In early 2021, I became the host of Kinsta’s brand new podcast, Reverse Engineered. Hosting Reverse Engineered has probably been the most fun thing I’ve done professionally this year. I’m always a little nervous before each interview, but without fail I’ve enjoyed every single conversation I’ve had. Equally important, I’ve learned a lot about being a good conversationalist and about producing compelling audio through this process.
One of the things I learned after listening to just the very first episode is that I need to be quiet when having a conversation on a podcast. Let me explain what I mean.
Active Listening is a Required Skill
Active listening is a necessary part of any engaging conversation. Active listening demonstrates that you are paying attention to the person speaking which in turn provides the speaker with encouragement and energy which they pour back into the conversation. Active listening also provides the listener with the ammunition they need to continue to move the conversation in a thoughtful and interesting direction.
In short, you’d better get good at active listening if you’re going to host a conversational podcast.
How You Listen Matters
When having a conversation with someone, one of the ways I’ve always demonstrated that I was listening intently was to offer small verbal reactions to the key points made by the other person – I’m talking about short quiet responses like “oh”, “ok”, “I see”, “wow” and so forth. In real life, these short responses, offered quietly and paired with eye contact and a nod of the head, let the person you’re speaking with know that you’re completely focused on what they’re saying. This is the very definition of active listening.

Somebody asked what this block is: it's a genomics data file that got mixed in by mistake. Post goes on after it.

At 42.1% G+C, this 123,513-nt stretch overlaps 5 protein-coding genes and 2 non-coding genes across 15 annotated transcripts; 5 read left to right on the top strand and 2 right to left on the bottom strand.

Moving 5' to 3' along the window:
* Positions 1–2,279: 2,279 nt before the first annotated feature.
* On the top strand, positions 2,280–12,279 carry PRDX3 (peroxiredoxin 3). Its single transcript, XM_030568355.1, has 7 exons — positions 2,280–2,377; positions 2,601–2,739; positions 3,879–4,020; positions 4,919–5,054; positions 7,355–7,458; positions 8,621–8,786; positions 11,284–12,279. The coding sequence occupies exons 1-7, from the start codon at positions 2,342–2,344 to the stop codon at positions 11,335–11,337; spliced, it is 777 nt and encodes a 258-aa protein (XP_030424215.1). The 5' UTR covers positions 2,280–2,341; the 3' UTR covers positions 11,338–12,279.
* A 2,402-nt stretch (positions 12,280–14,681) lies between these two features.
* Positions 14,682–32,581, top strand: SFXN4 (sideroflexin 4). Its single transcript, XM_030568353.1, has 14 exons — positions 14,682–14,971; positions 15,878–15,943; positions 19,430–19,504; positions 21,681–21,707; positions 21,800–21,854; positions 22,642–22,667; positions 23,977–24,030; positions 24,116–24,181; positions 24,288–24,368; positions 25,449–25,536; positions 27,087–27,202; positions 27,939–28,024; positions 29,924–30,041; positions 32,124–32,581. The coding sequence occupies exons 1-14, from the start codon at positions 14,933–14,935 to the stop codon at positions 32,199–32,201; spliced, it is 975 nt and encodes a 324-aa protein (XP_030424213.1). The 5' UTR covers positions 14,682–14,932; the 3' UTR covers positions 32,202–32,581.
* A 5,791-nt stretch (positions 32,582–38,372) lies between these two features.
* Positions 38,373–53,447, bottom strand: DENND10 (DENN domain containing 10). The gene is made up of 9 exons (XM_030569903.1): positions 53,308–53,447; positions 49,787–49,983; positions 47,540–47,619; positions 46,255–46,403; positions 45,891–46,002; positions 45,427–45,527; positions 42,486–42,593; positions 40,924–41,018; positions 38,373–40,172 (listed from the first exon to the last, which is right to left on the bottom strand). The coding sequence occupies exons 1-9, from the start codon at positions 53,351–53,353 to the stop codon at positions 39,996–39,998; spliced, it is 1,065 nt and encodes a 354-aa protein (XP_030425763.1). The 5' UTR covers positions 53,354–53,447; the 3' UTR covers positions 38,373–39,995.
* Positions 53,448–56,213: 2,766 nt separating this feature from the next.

However, when listening to a podcast, these short quiet responses are incredibly annoying! Just be quiet already Jon and let the guest speak! Oops.
I only had to listen to five minutes of the first episode of Reverse Engineered to decide right then and there that I would be a lot less noisy with my active listening in the future.
How I Demonstrate Active Listening Today
Active listening is still a critical part of successfully hosting a conversational podcast, but now I rely on visual cues like eye contact (through a webcam) and lots of nodding to demonstrate where my attention is focused, and I keep my “oh”s and “right”s to myself so that my guest’s answer has your full attention when you listen to the latest episode of Reverse Engineered.